GREENPEACE Nordic and Natur og Ungdom (Young Friends of the Earth Norway) have secured an historic win against the Norwegian State, rendering the approvals of three oil and gas fields in the North Sea invalid.

In November 2023, environmental organisation Greenpeace Nordic and youth group Natur og Ungdom took the Norwegian State to court once again. The organisations argued that recent approvals of three new oil and gas fields, Breidablikk, Yggdrasil and Tyrving, all in the North Sea, violate the Norwegian Constitution, European Economic Area law and Norway’s international human rights commitments. They also argued the Ministry of Energy failed to consider the UN Convention on the Rights of the Child during the approval of the fields, thus rendering the approvals invalid.

“I am extremely pleased and relieved that the Court has delivered such a positive and thorough judgement. The judgement establishes that the Breidablikk, Yggdrasil and Tyrving oil and gas fields were approved on an illegal basis and that production must be stopped immediately. We expect a halt to all further developments,” said Frode Pleym, Head of Greenpeace, Norway

Specifically, the organisations pointed to the fact that impact assessments of the three oil and gas fields’ global climate effects, which the Ministry of Energy is required to carry out, are either highly inadequate or non-existent.

The judgement delivered on 18 January by the Oslo District Court, has found the approvals of all three oil and gas fields invalid and has issued an injunction forbidding the state from granting any new permits necessary to construct and produce from the fields.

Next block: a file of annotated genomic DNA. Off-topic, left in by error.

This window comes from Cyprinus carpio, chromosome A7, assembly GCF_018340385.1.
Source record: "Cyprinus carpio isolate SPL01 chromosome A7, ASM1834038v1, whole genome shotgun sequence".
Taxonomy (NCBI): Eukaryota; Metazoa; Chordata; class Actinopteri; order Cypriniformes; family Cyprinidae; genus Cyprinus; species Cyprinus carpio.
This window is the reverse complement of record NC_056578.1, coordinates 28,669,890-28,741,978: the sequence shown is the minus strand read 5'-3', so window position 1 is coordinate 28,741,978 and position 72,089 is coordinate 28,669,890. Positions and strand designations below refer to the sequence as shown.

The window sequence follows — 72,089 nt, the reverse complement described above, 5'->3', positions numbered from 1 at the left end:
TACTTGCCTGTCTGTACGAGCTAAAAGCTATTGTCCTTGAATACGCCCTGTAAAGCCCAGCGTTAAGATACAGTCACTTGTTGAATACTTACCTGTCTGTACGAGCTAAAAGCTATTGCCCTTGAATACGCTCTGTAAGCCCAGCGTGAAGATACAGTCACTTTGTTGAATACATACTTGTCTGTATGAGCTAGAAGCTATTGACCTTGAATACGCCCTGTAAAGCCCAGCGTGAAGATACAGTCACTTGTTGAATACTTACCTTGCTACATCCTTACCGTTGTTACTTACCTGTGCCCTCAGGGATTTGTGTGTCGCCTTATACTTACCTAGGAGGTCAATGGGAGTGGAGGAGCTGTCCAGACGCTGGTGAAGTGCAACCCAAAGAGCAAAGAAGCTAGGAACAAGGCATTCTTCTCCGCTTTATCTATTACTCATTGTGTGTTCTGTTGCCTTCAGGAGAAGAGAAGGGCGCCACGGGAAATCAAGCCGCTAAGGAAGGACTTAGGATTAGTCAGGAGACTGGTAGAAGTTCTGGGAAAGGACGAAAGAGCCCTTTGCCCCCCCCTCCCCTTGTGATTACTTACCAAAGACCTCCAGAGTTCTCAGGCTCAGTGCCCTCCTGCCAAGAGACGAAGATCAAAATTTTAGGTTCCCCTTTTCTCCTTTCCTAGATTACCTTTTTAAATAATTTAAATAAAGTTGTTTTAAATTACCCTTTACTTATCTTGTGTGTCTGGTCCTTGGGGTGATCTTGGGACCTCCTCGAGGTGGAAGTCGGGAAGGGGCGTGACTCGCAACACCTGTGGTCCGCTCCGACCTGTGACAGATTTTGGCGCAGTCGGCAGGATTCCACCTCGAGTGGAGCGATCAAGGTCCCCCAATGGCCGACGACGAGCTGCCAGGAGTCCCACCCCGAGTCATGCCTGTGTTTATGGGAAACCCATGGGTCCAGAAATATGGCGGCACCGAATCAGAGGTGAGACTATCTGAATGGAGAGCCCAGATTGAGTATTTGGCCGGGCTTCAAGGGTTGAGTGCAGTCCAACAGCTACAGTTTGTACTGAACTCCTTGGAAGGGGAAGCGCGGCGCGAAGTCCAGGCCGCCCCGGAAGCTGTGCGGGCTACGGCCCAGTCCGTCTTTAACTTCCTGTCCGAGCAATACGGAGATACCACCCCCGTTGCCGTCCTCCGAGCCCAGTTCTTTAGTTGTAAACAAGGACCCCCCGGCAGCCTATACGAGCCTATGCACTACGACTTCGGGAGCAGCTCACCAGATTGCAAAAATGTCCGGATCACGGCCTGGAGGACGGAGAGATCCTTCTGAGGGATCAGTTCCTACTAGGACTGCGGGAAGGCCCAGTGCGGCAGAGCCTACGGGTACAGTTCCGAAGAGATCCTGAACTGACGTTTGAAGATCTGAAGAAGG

“This is an important victory for current and future generations and the environment. With this judgement, millions of barrels of oil will remain in the ground. During the trial, the State tried to diminish the impact of the emissions Breidablikk, Tyrving and Yggdrasil would have globally. As confirmed by the court’s decision, emissions from the oil fields would have catastrophic effects on the global climate, on people and the planet. We are pleased the oil and gas will remain untouched in the ground, instead of further exacerbating climate disasters”, said Gytis Blaževičius, Head of Natur og Ungdom.

The Court also emphasised procedural problems of the approval process, highlighting the lack of adequate public participation, and found that the approvals were inadequate under EU law. and that “combustion emissions [from] petroleum extraction are such a significant and particularly characteristic consequence of such projects that they must clearly be considered indirect climate impacts within the meaning of the (EU) Project Directive”.

The Court confirmed that the government violated legal precedent from the Norwegian Supreme Court, by not subjecting combustion emissions to an environmental impact assessment.

The Court held that the children’s right to be heard would be safeguarded through public hearings that must take place in connection with lawfully required environmental impact assessments. Anticipating clarifications from the Grand Chamber of the European Court of Human Rights, the District Court refrained from assessing violations of the Convention.

More and more people, particularly those most impacted by climate change, are using the law to protect their rights from the climate crisis. This ruling becomes another substantial reference point for all climate lawsuits pending around the world.

* More information on the legal case here.

* Source: Greenpeace International